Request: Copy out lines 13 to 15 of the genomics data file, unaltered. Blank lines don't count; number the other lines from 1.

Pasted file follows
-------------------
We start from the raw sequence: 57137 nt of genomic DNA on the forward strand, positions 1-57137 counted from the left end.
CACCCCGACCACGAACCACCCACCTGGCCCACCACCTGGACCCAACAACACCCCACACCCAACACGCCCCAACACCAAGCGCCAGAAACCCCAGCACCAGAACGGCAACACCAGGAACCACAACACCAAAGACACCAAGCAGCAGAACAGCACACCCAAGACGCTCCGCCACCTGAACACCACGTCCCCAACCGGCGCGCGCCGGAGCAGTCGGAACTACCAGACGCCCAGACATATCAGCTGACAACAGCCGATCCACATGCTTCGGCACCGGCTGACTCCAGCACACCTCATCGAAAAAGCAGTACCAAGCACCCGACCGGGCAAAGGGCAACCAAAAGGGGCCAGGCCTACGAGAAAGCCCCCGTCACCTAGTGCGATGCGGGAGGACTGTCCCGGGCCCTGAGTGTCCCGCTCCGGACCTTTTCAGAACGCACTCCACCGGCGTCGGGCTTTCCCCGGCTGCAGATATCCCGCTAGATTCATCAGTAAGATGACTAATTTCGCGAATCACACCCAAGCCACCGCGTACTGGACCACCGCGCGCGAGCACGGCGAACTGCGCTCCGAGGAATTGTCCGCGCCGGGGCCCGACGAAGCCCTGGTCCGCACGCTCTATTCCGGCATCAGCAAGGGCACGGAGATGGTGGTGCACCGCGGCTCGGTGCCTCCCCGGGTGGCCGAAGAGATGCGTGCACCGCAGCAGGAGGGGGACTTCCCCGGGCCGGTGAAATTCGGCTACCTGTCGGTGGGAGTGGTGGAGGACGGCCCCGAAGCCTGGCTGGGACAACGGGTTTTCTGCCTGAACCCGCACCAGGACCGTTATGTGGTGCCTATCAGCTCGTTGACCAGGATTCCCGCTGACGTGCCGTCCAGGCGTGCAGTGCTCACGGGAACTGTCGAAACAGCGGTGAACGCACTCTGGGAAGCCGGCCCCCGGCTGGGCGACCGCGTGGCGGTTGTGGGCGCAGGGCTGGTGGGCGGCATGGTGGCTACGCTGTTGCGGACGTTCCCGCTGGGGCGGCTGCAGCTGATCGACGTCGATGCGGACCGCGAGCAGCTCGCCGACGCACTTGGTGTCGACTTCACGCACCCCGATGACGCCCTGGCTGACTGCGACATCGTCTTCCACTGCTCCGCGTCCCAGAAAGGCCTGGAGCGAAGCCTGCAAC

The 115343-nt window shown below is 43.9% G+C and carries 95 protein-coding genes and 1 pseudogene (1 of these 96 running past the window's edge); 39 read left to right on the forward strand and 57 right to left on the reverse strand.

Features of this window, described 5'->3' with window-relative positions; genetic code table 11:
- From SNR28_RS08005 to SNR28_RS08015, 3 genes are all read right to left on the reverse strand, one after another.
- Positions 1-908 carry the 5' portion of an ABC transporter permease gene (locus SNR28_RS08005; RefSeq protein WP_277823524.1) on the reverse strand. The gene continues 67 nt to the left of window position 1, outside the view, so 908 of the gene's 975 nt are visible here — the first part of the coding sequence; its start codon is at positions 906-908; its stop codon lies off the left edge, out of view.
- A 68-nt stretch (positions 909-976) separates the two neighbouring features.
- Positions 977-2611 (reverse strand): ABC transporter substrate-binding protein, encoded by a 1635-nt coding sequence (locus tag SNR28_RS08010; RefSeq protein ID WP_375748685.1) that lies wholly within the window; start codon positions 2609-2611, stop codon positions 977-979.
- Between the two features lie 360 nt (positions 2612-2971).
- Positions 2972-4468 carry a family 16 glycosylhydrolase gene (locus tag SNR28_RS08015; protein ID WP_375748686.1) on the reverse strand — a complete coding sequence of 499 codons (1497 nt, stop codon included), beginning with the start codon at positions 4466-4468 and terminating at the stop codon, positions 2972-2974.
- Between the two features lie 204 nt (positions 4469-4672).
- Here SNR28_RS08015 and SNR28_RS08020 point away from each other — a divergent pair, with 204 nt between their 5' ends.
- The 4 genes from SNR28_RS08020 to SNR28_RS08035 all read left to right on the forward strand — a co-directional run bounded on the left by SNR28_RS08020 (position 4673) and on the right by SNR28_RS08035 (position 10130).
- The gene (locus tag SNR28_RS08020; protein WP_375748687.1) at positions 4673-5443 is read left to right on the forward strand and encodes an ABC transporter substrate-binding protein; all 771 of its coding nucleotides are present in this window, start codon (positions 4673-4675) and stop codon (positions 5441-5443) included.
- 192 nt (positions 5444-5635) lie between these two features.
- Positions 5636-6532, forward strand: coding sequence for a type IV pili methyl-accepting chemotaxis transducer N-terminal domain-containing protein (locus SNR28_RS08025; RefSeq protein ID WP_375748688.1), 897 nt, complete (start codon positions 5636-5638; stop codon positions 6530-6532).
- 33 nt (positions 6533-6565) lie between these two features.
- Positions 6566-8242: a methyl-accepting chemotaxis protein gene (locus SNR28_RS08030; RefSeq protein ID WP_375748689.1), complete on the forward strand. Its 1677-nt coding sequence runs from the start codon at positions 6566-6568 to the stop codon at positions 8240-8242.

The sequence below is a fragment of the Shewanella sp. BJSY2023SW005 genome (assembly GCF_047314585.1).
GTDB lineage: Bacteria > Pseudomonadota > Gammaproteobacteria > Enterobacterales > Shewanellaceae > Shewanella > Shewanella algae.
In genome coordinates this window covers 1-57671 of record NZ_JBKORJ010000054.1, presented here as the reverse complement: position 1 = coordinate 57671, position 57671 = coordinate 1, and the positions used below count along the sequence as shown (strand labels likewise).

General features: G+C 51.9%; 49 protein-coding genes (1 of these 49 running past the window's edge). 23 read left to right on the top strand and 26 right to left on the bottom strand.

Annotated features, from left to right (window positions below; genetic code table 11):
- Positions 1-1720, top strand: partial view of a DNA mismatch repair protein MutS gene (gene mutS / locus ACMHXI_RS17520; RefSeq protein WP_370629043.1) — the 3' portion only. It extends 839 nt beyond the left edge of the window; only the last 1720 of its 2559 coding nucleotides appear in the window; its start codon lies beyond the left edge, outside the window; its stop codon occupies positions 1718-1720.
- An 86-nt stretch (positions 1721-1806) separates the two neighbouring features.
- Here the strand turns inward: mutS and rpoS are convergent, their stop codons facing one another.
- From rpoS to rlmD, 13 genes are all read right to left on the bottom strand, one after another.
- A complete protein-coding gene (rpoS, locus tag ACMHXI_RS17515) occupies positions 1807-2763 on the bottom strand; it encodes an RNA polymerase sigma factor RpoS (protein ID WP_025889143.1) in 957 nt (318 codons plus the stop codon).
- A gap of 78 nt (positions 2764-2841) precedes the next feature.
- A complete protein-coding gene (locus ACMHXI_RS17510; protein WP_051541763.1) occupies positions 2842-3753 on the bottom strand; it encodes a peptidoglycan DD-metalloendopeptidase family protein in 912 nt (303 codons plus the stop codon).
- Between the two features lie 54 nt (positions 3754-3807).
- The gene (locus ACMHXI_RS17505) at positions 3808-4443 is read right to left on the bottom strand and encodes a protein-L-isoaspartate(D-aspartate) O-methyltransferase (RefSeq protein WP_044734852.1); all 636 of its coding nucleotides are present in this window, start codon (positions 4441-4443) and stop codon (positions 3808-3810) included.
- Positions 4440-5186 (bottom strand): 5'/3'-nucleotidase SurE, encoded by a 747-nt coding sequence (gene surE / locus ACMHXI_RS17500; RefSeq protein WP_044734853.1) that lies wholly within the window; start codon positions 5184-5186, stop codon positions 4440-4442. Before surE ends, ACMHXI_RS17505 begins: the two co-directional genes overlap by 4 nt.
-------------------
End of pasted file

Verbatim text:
- The 4 genes from SNR28_RS08020 to SNR28_RS08035 all read left to right on the forward strand — a co-directional run bounded on the left by SNR28_RS08020 (position 4673) and on the right by SNR28_RS08035 (position 10130).
- The gene (locus tag SNR28_RS08020; protein WP_375748687.1) at positions 4673-5443 is read left to right on the forward strand and encodes an ABC transporter substrate-binding protein; all 771 of its coding nucleotides are present in this window, start codon (positions 4673-4675) and stop codon (positions 5441-5443) included.
- 192 nt (positions 5444-5635) lie between these two features.